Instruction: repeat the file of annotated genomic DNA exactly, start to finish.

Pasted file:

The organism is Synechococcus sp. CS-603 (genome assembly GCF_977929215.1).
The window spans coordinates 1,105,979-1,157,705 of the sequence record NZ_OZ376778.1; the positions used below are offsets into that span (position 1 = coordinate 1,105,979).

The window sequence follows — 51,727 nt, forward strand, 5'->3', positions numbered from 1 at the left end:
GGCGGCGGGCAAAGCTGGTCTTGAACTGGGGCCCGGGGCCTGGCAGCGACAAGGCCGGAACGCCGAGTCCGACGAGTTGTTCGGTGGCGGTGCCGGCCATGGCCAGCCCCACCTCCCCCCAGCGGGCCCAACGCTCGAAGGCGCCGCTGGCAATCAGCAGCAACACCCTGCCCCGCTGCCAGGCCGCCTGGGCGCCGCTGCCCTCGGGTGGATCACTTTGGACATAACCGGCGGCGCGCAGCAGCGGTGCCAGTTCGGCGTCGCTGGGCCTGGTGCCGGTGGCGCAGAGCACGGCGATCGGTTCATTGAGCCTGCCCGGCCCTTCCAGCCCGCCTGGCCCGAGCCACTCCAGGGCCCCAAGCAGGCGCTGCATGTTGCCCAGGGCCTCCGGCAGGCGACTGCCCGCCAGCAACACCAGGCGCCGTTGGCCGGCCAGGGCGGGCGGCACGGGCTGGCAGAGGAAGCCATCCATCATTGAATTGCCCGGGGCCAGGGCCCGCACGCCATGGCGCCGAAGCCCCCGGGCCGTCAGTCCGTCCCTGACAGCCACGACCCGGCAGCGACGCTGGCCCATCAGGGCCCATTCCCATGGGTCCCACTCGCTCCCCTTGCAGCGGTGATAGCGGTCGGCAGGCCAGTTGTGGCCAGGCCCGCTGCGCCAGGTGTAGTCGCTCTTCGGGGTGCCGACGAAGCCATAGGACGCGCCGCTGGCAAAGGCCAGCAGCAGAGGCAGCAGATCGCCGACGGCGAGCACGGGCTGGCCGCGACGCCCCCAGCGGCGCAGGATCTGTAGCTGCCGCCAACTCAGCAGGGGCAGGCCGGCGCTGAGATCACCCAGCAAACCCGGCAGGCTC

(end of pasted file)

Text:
The organism is Synechococcus sp. CS-603 (genome assembly GCF_977929215.1).
The window spans coordinates 1,105,979-1,157,705 of the sequence record NZ_OZ376778.1; the positions used below are offsets into that span (position 1 = coordinate 1,105,979).

The window sequence follows — 51,727 nt, forward strand, 5'->3', positions numbered from 1 at the left end:
GGCGGCGGGCAAAGCTGGTCTTGAACTGGGGCCCGGGGCCTGGCAGCGACAAGGCCGGAACGCCGAGTCCGACGAGTTGTTCGGTGGCGGTGCCGGCCATGGCCAGCCCCACCTCCCCCCAGCGGGCCCAACGCTCGAAGGCGCCGCTGGCAATCAGCAGCAACACCCTGCCCCGCTGCCAGGCCGCCTGGGCGCCGCTGCCCTCGGGTGGATCACTTTGGACATAACCGGCGGCGCGCAGCAGCGGTGCCAGTTCGGCGTCGCTGGGCCTGGTGCCGGTGGCGCAGAGCACGGCGATCGGTTCATTGAGCCTGCCCGGCCCTTCCAGCCCGCCTGGCCCGAGCCACTCCAGGGCCCCAAGCAGGCGCTGCATGTTGCCCAGGGCCTCCGGCAGGCGACTGCCCGCCAGCAACACCAGGCGCCGTTGGCCGGCCAGGGCGGGCGGCACGGGCTGGCAGAGGAAGCCATCCATCATTGAATTGCCCGGGGCCAGGGCCCGCACGCCATGGCGCCGAAGCCCCCGGGCCGTCAGTCCGTCCCTGACAGCCACGACCCGGCAGCGACGCTGGCCCATCAGGGCCCATTCCCATGGGTCCCACTCGCTCCCCTTGCAGCGGTGATAGCGGTCGGCAGGCCAGTTGTGGCCAGGCCCGCTGCGCCAGGTGTAGTCGCTCTTCGGGGTGCCGACGAAGCCATAGGACGCGCCGCTGGCAAAGGCCAGCAGCAGAGGCAGCAGATCGCCGACGGCGAGCACGGGCTGGCCGCGACGCCCCCAGCGGCGCAGGATCTGTAGCTGCCGCCAACTCAGCAGGGGCAGGCCGGCGCTGAGATCACCCAGCAAACCCGGCAGGCTC